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    No More Twinkies? Hostess Brands Is Shutting Down

    Carrying through on its warning about what could happen, the management of Hostess Brands announced this morning that the company is going out of business and laying off its 18,500 employees.

    At issue: According to Hostess CEO Gregory Rayburn, "we simply do not have the financial resources to survive an ongoing national strike."

    So, Twinkie fans, now might be the time to stock up. The same goes for those of you who love Ding Dongs, Donettes and Devil Dogs. And we can't neglect to mention Sno Balls and Wonder Bread. (Click here to see those and more of company's baked goods.)

    Hostess filed for bankruptcy protection back in January, saying its sales had been hurt by consumers' appetite for healthier foods. There is, of course, a Save Twinkies Facebook page. And "save Twinkies" seems to be a rising topic on Twitter.

    Will a white knight with a sweet tooth come through to bring Twinkies back?

    Meanwhile, the company's demise comes at a complicated time for some Americans, what with marijuana laws being relaxed in several states.

    Update at 9:45 a.m. ET. What Went Wrong? What Can You Do With Twinkies?

    For a long look at how Hostess got into this mess, there's this piece by Fortune. Here's an excerpt:

    "In truth there are no black hats or white knights in this tale. It's about shades of gray, where obstinacy, miscalculation, and lousy luck connived to create corporate catastrophe. Almost none of the parties involved would speak on the record. Still, it's clear from court documents and background interviews with a range of sources that practically nobody involved can shoot straight: The Teamsters remain stuck in a time warp, unwilling to sufficiently adapt in a competitive marketplace. The PE firm failed to turn Hostess around after taking it over. The hedgies can't see beyond their internal rates of return. Et cetera, et cetera, et cetera.

    "The critical issue in the bankruptcy is legacy pensions. Hostess has roughly $2 billion in unfunded pension liabilities to its various unions' workers — the Teamsters but also the Bakery, Confectionery, Tobacco Workers and Grain Millers International Union (which has largely chosen not to contest what Hostess wants to do — that is, to get out of much of that obligation)."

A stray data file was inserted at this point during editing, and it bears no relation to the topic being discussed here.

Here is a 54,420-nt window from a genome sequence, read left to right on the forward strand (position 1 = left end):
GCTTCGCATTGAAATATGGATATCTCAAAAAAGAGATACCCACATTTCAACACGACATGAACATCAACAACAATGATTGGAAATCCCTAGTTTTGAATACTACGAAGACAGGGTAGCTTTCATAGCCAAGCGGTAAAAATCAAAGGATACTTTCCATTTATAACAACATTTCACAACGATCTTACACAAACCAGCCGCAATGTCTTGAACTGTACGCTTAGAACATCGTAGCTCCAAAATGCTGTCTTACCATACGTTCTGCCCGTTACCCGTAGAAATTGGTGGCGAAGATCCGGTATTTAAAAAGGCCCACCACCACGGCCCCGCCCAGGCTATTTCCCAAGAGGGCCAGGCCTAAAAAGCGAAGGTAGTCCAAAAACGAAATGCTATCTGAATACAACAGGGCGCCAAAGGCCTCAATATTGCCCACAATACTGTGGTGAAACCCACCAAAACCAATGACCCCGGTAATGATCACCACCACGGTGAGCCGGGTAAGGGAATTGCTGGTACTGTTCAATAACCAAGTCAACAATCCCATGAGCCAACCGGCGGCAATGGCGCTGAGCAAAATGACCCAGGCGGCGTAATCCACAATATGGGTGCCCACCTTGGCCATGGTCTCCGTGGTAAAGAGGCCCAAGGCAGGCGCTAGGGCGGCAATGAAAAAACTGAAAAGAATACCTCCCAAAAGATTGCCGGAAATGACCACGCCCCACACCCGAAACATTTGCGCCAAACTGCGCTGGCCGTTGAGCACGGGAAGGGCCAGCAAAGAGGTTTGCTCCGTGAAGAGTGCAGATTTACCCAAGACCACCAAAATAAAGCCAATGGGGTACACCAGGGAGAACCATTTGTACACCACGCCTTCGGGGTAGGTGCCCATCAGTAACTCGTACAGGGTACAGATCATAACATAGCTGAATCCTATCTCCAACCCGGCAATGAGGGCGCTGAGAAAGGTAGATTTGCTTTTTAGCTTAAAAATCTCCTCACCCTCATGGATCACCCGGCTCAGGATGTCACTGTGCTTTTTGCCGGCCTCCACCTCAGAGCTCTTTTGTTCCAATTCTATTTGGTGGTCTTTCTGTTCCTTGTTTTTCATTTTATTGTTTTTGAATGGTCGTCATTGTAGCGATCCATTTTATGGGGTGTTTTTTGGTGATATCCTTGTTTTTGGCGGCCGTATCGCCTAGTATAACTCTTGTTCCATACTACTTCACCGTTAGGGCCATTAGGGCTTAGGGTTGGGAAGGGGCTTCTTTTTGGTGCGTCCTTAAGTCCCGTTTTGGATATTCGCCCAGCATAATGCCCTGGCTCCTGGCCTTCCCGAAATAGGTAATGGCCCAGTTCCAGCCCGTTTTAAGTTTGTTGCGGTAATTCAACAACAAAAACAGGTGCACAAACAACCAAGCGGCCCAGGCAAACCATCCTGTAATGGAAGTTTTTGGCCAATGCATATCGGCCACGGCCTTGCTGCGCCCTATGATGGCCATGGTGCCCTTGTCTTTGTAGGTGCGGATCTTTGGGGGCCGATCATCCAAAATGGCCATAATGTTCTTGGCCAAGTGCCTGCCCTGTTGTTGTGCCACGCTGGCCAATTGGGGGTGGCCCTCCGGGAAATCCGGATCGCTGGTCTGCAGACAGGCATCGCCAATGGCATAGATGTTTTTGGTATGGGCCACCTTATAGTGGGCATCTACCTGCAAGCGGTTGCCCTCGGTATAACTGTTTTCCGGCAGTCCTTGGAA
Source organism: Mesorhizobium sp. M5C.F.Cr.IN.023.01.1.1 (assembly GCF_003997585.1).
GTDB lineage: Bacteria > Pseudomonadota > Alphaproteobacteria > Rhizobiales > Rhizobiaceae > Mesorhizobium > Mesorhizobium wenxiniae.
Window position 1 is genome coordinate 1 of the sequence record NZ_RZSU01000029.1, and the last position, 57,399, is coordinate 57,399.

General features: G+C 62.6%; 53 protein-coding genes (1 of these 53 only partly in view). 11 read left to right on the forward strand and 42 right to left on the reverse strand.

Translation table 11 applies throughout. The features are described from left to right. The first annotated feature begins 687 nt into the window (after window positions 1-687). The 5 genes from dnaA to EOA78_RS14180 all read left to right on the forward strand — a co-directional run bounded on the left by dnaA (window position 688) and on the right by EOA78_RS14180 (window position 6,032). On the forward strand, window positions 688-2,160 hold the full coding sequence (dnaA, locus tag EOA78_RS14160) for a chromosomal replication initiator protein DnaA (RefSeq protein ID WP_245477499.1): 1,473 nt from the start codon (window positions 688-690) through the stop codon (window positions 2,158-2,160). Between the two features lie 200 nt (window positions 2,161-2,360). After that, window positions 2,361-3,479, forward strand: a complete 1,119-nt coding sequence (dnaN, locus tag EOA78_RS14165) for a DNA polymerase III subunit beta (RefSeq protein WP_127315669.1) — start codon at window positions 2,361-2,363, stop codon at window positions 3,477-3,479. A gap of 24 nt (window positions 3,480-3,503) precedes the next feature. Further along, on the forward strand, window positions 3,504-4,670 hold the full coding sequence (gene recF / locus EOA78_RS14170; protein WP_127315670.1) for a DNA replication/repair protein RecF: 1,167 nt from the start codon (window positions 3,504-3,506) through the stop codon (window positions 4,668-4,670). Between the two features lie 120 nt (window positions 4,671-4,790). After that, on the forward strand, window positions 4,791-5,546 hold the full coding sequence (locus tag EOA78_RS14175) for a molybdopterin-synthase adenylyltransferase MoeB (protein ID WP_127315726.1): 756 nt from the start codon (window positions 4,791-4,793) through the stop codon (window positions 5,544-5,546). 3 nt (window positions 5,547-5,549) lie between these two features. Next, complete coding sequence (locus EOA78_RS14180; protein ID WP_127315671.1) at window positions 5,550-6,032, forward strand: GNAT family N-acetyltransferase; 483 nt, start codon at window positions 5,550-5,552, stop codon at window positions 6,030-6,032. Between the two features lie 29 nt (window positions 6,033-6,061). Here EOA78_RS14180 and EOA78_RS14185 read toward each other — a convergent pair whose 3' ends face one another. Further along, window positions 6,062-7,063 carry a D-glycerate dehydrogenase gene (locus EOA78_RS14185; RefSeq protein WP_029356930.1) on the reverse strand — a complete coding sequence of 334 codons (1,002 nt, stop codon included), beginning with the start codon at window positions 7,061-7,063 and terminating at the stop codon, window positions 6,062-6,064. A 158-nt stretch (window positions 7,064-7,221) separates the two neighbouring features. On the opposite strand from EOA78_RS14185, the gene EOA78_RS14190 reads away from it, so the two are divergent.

And for something completely different, check this post on The Salt: "Wear 'Em, Chuck 'Em, Float 'Em: 10 Things To Do With Twinkies."

    Copyright 2012 National Public Radio. To see more, visit http://www.npr.org/.

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    Credibility Concerns Overshadow Release Of Gay Talese's New Book

    NPR's Kelly McEvers speaks with Paul Farhi of the Washington Post about Gay Talese's new book, The Voyeur's Hotel. The credibility of the book, which follows a self-proclaimed sex researcher who bought a hotel to spy on his guests through ventilator windows, has been called into question after Farhi uncovered problems with Talese's story.
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    Amid Craft Brewery Boom, Some Worry About A Bubble — But Most Just Fear Foam

    Fueled by customers' unquenchable thirst for the next great flavor note, the craft beer industry has exploded like a poorly fermented bottle of home brew.
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    White House Documents Number Of Civilians Killed In U.S. Drone Strikes

    The Obama administration issued a long awaited report Friday, documenting the number on civilians who have been accidentally killed by U.S. drone strikes. Human rights activists welcome the administration's newfound transparency, though some question whether the report goes far enough.
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    Tesla 'Autopilot' Crash Raises Concerns About Self-Driving Cars

    The National Highway Traffic Safety Administration is investigating a fatal crash involving a Tesla car using the "autopilot" feature. NPR's Robert Siegel talks to Alex Davies of Wired about the crash and what it means for self-driving car technology.

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